At home in political science, Clemson’s Ph.D. in policy studies allows graduates to shape policy in South Carolina and beyond
Michael Mikota’s motor scooter got plenty of use during his time as a graduate student at Clemson. It meant a great deal to him, and not only because it was his primary source of transportation during the four years it took to earn his Ph.D. The motor scooter was a daily reminder of what he had given up, and the gamble he took when he abandoned a career that most would have happily continued.
Mikota is now president of Central Carolina Technical College, but that level of success was never guaranteed. Back in 2003, he had parlayed his master’s degree in business to a good job in banking. He had a plush apartment and a couple of sports cars, but he took a dramatic left turn in his career and arrived in Clemson for his Ph.D. because he wanted to make a difference and serve the public.
“I sold those cars and got the $450 motorscooter that I used throughout my time at Clemson,” Mikota said. “Selling the cars helped pay my bills when I started to make significantly less as a graduate assistant. I could have stayed put many times over the years, milking a career in banking or later in government, but I wanted to make a positive change.”
The program Mikota sought out was Clemson’s Ph.D. in policy studies. The program, which now calls Clemson’s political science department home, has helped students learn not just how to enforce or understand public policy, but how to shape it.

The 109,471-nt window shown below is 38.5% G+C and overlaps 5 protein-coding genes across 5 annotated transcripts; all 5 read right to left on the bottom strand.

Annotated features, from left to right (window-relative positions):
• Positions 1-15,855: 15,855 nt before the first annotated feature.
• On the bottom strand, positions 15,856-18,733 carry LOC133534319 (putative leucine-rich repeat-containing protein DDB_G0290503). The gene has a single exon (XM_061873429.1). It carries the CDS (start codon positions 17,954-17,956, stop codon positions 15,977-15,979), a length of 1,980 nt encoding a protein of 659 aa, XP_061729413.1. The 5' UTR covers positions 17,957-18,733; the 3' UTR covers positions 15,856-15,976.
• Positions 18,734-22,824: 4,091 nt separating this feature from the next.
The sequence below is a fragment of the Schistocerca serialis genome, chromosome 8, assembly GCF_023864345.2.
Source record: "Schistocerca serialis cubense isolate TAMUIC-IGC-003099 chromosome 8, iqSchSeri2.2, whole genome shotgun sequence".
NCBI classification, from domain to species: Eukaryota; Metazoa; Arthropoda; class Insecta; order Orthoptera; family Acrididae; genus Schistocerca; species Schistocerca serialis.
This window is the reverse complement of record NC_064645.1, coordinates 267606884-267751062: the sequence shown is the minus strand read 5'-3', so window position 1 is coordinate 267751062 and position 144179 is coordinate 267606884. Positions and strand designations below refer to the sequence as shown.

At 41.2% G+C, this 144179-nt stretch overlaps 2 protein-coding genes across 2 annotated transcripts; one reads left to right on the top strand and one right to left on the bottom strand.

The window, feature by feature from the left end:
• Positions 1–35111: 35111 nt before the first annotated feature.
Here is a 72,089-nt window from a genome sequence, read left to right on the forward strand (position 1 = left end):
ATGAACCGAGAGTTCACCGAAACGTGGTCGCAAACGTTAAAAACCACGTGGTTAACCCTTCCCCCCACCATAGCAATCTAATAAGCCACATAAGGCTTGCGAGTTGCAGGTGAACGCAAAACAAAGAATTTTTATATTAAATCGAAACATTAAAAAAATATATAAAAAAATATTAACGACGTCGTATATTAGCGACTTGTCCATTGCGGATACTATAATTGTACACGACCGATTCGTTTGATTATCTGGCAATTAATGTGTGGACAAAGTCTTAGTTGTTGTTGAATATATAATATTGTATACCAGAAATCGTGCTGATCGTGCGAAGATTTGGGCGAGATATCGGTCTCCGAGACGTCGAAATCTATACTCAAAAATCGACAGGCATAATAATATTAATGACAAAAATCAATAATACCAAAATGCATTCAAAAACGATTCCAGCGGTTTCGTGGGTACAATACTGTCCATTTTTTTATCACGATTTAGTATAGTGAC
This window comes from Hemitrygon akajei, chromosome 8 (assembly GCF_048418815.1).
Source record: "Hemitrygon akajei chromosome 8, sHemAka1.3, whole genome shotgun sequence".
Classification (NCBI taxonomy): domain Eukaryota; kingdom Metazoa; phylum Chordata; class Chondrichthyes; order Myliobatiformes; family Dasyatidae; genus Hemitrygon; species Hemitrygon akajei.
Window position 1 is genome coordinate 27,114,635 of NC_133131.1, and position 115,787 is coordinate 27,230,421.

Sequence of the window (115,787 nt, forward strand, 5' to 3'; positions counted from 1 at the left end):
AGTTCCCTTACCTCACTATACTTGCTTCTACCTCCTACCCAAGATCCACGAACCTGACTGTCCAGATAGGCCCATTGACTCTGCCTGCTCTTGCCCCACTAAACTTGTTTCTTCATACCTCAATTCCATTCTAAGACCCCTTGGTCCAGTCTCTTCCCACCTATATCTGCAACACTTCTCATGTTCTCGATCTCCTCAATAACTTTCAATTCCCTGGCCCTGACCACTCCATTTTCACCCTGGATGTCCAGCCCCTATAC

Leadership in the political science department hope to further expand its graduate offerings while more effectively fulfilling Clemson’s land-grant mission by positioning the Ph.D. in policy studies as its first graduate program. However, the key strength of the program, its ability to attract and serve the needs of a wide range of students, remains unchanged. It will continue to pay dividends for future students in the ways it did for Mikota.
The architects of Clemson’s policy studies program knew it needed to touch many disciplines when they created the program in 2000. Bruce Ransom, professor in Clemson’s political science department and director of the policy studies program, was one of those architects. He saw the value of keeping the program open to multiple colleges and departments so that it could appeal to as large a cross section of students as possible.
“Our students and their interests have always driven the course of study in this program,” Ransom said. “Our graduates have gone on to affect policies in everything from environmental management to health care. They are successful because of the interdisciplinary nature of the program.”
Mikota has come to understand that public policy is more than just political; it’s as important in the board room as it is in the farm field. Clemson’s degree program was attractive to him because it would allow him to cross disciplinary lines and work with a cross section of faculty at Clemson.
Mikota took advantage of Clemson’s diverse disciplines when working on his dissertation, which examined the economic and political feasibility of incorporating wetlands into water quality trading programs. He wanted to examine how science can meet policy, and he’s been pleased since completing it that his work has been used and cited by international scientists and policy makers.
Mikota said he values the relationships he made at Clemson as much as he values the ability to put “doctor” in front of his name. He enjoyed learning from and working with Ransom and the other faculty involved in the program. The friends he made in the policy studies cohort have lasted; he’s the godfather of one of his fellow graduate’s children.